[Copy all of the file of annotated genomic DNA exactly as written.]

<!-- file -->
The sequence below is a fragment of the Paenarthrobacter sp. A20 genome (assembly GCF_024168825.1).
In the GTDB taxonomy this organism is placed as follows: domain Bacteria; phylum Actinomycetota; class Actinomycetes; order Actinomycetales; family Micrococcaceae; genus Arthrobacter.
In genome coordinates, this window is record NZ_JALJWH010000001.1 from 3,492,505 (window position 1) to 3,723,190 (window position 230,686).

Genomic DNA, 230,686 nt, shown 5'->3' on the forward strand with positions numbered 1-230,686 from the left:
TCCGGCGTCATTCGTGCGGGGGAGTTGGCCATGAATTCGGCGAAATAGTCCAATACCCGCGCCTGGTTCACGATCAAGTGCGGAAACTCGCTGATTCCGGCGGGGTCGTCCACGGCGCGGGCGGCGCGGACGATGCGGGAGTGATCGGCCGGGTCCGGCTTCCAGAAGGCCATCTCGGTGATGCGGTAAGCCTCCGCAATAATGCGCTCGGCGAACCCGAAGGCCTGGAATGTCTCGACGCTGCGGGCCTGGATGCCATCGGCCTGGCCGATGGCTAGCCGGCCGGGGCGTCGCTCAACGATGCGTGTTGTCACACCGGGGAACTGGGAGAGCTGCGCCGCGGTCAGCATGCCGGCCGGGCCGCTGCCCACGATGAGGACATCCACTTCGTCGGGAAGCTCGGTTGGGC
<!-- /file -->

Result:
The sequence below is a fragment of the Paenarthrobacter sp. A20 genome (assembly GCF_024168825.1).
In the GTDB taxonomy this organism is placed as follows: domain Bacteria; phylum Actinomycetota; class Actinomycetes; order Actinomycetales; family Micrococcaceae; genus Arthrobacter.
In genome coordinates, this window is record NZ_JALJWH010000001.1 from 3,492,505 (window position 1) to 3,723,190 (window position 230,686).

Genomic DNA, 230,686 nt, shown 5'->3' on the forward strand with positions numbered 1-230,686 from the left:
TCCGGCGTCATTCGTGCGGGGGAGTTGGCCATGAATTCGGCGAAATAGTCCAATACCCGCGCCTGGTTCACGATCAAGTGCGGAAACTCGCTGATTCCGGCGGGGTCGTCCACGGCGCGGGCGGCGCGGACGATGCGGGAGTGATCGGCCGGGTCCGGCTTCCAGAAGGCCATCTCGGTGATGCGGTAAGCCTCCGCAATAATGCGCTCGGCGAACCCGAAGGCCTGGAATGTCTCGACGCTGCGGGCCTGGATGCCATCGGCCTGGCCGATGGCTAGCCGGCCGGGGCGTCGCTCAACGATGCGTGTTGTCACACCGGGGAACTGGGAGAGCTGCGCCGCGGTCAGCATGCCGGCCGGGCCGCTGCCCACGATGAGGACATCCACTTCGTCGGGAAGCTCGGTTGGGC